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Danger of Tree Roots

Give us a call today: 613 791 5777 for a free upfront estimate! 

While trees are certainly a lovely addition to your landscape, they can wreak havoc when it comes to the underground sewer pipes running into your home. Remember that sewer pipes contain material that tree roots find attractive: oxygen, nutrients, and water are everything a thriving tree needs to grow. Besides the backup caused in sewers by Fat, Oil, Grit and Grease, otherwise lovingly referred to as FOGG, tree roots are the second main issue you face when dealing with sewer pipe issues and necessary repairs. Such repairs can prove costly. Tree roots growing on parkways, private land, and all over the service area, are what cause many sewer backups that are damaging to pipes and sewer systems in the community.

Every homeowner has to maintain their own sewer pipes: The laterals that run from the home to the sewer system’s main pipe: this is often in the street. Since all the piping is underground, it is fairly difficult to know if an issue has occurred until the backup occurs.

When warm water moves through the pipes in the sewer system, this leads to the presence of an escaping vapor that gets into the soil around the pipe. The soil surrounding the sewer pipe is cooler than the vapor that penetrates it. Roots are attracted to this vapor and begin growing toward the pipes. The roots will grow through a crack in a sewer system pipe and will continue to grow until it causes a complete blockage of the line; hair-like masses of root block the line and catch the products that will completely block the pipe: fats, oils, grease, and grit (FOGG). The tree roots might also catch things like tissue paper and any other substances exposed through the home’s sewer system.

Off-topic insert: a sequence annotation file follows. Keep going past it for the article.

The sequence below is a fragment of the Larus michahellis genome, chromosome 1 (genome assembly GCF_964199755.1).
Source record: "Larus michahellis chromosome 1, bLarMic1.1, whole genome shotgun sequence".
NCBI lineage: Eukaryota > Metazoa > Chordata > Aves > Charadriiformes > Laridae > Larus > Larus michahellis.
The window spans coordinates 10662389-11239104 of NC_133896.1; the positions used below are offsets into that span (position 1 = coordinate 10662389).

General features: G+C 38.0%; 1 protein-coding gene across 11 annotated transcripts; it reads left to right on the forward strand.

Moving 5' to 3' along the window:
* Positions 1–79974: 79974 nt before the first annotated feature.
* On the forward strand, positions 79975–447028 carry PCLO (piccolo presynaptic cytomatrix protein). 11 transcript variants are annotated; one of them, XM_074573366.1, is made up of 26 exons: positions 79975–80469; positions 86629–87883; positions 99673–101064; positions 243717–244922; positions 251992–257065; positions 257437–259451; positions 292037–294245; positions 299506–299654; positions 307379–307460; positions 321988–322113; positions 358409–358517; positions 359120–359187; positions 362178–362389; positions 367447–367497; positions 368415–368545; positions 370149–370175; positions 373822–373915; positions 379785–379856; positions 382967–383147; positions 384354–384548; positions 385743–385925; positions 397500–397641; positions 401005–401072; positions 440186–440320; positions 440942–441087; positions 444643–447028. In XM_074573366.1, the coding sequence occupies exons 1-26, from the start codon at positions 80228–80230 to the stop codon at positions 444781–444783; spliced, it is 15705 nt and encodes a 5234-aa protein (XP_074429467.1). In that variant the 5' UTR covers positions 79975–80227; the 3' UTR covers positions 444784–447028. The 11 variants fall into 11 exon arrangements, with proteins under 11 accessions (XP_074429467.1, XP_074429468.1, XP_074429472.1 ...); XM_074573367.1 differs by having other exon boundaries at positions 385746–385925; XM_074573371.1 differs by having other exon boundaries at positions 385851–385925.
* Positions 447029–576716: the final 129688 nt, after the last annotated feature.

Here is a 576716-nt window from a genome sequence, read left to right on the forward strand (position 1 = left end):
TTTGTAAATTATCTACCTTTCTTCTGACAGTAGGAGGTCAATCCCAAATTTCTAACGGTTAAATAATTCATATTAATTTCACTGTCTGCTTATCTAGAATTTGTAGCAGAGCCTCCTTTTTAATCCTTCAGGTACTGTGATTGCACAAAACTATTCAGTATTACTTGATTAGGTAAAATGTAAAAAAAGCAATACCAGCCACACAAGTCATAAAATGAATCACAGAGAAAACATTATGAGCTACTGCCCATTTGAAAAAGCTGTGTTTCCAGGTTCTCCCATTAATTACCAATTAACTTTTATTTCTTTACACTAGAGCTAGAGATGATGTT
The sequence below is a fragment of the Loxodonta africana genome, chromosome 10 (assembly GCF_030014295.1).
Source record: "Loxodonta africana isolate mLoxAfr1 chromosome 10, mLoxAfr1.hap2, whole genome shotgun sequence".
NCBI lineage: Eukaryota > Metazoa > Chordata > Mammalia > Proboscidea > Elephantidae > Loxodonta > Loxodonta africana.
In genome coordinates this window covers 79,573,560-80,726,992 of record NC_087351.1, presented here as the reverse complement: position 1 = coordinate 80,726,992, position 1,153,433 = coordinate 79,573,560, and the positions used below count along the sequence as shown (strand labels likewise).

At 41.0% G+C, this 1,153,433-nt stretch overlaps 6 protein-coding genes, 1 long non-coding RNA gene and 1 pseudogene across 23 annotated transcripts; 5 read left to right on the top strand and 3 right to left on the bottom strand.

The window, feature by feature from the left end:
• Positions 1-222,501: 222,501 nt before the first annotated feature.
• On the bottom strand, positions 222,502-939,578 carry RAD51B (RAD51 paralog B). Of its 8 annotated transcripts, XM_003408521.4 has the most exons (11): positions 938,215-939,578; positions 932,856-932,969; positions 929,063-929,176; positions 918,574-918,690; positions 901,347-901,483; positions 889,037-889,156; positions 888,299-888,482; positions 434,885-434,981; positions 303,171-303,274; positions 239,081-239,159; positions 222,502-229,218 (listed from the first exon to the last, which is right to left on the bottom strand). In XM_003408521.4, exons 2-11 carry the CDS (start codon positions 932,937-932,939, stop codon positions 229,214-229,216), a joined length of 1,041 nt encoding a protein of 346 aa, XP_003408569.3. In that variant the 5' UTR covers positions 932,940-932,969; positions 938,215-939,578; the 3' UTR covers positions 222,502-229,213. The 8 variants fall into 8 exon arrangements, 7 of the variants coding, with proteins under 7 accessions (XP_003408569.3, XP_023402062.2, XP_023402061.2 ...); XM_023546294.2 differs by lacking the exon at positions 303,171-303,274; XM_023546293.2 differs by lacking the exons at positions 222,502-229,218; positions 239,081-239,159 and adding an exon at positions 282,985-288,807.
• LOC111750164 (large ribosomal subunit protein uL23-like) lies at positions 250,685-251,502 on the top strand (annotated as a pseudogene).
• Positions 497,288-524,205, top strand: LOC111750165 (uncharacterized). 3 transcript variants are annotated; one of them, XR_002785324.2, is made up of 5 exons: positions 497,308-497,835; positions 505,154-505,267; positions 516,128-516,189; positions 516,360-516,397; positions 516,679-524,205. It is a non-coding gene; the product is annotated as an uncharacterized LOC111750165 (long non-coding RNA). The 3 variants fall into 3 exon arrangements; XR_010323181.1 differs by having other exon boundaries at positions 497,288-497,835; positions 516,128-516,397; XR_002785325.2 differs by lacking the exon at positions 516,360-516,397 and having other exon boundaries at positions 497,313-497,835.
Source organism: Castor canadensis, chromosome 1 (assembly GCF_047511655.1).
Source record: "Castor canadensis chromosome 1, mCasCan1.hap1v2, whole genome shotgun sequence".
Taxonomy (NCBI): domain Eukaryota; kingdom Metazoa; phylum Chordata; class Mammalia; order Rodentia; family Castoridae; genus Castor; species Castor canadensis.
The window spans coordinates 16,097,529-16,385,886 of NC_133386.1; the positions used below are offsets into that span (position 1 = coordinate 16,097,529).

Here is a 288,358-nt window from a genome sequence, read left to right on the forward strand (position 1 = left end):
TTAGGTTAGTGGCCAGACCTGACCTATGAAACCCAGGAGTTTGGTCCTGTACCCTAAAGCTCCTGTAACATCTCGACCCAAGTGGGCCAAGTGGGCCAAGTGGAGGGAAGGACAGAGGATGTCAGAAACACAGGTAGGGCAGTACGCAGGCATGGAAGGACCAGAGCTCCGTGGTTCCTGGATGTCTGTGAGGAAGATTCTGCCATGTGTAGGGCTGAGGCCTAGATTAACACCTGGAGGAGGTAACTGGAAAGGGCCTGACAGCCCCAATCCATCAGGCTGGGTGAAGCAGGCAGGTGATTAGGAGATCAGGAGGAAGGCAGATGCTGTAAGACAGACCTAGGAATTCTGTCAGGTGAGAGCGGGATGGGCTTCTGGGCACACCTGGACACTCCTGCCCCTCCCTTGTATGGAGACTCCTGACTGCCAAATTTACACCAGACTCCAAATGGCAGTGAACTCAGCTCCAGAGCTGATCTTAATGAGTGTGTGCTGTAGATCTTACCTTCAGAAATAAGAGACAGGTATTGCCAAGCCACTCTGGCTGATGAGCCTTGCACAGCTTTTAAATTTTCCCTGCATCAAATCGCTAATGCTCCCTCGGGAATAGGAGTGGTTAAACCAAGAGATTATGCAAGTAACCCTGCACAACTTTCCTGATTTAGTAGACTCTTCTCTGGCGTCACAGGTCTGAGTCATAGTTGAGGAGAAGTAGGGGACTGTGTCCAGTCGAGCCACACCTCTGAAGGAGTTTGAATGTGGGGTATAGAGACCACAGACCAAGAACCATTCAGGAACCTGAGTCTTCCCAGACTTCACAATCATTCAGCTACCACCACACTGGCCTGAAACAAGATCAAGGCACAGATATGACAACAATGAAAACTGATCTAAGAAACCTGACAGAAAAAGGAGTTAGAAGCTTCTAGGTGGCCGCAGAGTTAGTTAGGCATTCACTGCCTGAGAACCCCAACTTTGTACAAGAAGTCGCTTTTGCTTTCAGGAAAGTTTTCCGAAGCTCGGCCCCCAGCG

Surefire sign

A sure sign there is a tree root problem with sewer pipes is the slow flow of drains. The first indication that there is a slowing of drains is the gurgling sound that the homeowner will likely hear in the toilet bowl. If no action is taken, then the blockage will become complete. The roots will thrive on the nutrients it gets from the materials running into the pipe, expand, and the expansion of the roots will build up pressure where the joint or crack exists. The pressure from the growing root will ultimately force the pipe to break, and costly repairs ensue.

What you can do

As a homeowner, you would do best to know where you sewer pipes are located, and to perform a regular sewer pipe cleaning. The homeowner should refrain from putting trees near the sewer lines, but also hedges and shrubs as well. It is a good idea to keep larger plant life some ten feet from the sewer pipes so the root intrusion will remain minimal. It is important to choose trees that have a less than aggressive root system as well, and that smaller trees are moved and replanted before getting out of control with the roots underground.

You have roots in your sewer laterals. Now what?

With roots in the laterals, you can pretty much count on a blockage at some point, if not now, then in the future. It is only a matter of time. To keep this from happening, the sewer pipes need to be cleaned out with the use of a high pressure flusher, root saws, and augers. The lateral must remain sound in a structural sense too, if it is not sound, it must be replaced. If you need professional help in Hamilton, make sure to call the professionals at Dr. Pipe Drain and Plumbing Services.

Give us a call today: 613 791 5777 for a free upfront estimate!